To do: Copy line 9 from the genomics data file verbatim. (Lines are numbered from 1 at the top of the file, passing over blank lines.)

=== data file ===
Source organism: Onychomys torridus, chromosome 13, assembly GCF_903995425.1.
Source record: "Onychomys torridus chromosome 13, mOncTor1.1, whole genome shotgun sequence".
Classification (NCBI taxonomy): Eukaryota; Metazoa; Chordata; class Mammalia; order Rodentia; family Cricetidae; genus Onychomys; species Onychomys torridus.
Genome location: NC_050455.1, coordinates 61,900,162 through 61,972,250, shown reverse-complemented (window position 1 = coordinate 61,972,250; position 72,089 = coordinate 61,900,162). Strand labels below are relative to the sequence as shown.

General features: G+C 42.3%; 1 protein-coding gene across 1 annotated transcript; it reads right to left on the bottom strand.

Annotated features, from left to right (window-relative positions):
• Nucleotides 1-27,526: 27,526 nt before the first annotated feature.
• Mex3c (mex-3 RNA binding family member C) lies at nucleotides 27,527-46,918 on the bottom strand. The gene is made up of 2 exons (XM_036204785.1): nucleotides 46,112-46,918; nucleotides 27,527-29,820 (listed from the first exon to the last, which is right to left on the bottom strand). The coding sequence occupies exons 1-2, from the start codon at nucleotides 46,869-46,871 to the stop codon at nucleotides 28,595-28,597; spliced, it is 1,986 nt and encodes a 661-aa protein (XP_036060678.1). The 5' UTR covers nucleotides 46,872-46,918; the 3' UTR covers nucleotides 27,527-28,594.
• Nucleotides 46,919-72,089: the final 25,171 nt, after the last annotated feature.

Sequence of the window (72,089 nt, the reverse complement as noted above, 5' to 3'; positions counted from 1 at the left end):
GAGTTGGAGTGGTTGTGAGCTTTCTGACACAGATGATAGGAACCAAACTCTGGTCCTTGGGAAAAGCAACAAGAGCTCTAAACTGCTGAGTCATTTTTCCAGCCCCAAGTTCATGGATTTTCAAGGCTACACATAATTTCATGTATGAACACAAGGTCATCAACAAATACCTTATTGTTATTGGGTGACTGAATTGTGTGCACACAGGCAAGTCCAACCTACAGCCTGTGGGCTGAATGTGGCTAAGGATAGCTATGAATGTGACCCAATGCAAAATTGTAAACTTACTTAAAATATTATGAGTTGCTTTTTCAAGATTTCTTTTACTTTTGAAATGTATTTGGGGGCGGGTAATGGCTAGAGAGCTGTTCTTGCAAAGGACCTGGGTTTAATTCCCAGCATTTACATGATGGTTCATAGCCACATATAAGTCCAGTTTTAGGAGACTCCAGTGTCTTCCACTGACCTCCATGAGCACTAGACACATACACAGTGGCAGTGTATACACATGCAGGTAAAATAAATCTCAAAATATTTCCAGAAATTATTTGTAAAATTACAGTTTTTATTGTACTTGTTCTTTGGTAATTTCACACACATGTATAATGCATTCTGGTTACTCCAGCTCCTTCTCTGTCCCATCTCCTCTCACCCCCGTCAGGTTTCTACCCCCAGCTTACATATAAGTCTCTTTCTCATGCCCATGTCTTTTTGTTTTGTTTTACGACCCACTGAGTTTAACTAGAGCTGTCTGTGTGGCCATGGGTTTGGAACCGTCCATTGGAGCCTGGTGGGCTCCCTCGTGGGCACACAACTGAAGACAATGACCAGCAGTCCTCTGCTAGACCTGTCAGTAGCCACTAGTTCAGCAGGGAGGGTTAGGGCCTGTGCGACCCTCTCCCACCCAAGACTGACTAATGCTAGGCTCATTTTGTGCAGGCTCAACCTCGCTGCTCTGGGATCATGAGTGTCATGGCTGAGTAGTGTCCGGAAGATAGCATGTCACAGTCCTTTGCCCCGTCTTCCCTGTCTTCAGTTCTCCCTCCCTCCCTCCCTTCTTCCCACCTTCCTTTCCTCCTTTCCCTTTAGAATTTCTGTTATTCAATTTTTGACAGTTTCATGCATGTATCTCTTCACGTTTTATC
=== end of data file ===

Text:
• Nucleotides 46,919-72,089: the final 25,171 nt, after the last annotated feature.